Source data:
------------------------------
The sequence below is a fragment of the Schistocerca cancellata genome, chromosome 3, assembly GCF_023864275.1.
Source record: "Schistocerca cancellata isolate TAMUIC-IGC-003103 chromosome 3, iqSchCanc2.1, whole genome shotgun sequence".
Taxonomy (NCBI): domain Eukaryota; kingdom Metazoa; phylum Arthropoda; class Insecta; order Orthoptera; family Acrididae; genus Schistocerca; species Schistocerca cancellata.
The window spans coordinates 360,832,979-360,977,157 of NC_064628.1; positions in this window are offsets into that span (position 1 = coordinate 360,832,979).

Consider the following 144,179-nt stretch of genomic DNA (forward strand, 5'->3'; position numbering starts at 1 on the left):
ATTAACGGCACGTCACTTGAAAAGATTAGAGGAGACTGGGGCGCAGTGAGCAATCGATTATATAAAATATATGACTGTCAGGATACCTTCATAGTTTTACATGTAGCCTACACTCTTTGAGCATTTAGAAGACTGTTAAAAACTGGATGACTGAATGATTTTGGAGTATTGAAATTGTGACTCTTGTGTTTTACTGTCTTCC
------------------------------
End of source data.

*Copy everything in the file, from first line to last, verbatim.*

The sequence below is a fragment of the Schistocerca cancellata genome, chromosome 3, assembly GCF_023864275.1.
Source record: "Schistocerca cancellata isolate TAMUIC-IGC-003103 chromosome 3, iqSchCanc2.1, whole genome shotgun sequence".
Taxonomy (NCBI): domain Eukaryota; kingdom Metazoa; phylum Arthropoda; class Insecta; order Orthoptera; family Acrididae; genus Schistocerca; species Schistocerca cancellata.
The window spans coordinates 360,832,979-360,977,157 of NC_064628.1; positions in this window are offsets into that span (position 1 = coordinate 360,832,979).

Consider the following 144,179-nt stretch of genomic DNA (forward strand, 5'->3'; position numbering starts at 1 on the left):
ATTAACGGCACGTCACTTGAAAAGATTAGAGGAGACTGGGGCGCAGTGAGCAATCGATTATATAAAATATATGACTGTCAGGATACCTTCATAGTTTTACATGTAGCCTACACTCTTTGAGCATTTAGAAGACTGTTAAAAACTGGATGACTGAATGATTTTGGAGTATTGAAATTGTGACTCTTGTGTTTTACTGTCTTCC